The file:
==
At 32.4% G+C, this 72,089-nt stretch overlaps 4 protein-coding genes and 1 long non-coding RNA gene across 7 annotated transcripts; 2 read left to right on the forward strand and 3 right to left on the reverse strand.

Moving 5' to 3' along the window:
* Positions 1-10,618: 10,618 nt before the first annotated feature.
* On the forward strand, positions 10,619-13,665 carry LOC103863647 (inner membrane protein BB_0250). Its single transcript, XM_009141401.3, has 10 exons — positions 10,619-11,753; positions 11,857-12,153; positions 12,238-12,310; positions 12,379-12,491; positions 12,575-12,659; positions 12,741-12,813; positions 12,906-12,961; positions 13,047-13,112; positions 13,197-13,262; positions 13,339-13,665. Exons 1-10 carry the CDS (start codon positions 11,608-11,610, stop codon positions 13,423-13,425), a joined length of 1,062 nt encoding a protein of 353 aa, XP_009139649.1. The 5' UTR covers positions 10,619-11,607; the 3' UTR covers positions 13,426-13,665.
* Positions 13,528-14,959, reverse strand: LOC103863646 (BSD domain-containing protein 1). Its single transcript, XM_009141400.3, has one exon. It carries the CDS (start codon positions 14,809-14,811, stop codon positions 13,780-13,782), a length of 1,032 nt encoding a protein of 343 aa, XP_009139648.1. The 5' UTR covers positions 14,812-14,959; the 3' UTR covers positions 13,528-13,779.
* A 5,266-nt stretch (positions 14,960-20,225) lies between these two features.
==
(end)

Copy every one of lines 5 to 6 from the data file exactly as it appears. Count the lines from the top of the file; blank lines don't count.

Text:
* Positions 13,528-14,959, reverse strand: LOC103863646 (BSD domain-containing protein 1). Its single transcript, XM_009141400.3, has one exon. It carries the CDS (start codon positions 14,809-14,811, stop codon positions 13,780-13,782), a length of 1,032 nt encoding a protein of 343 aa, XP_009139648.1. The 5' UTR covers positions 14,812-14,959; the 3' UTR covers positions 13,528-13,779.
* A 5,266-nt stretch (positions 14,960-20,225) lies between these two features.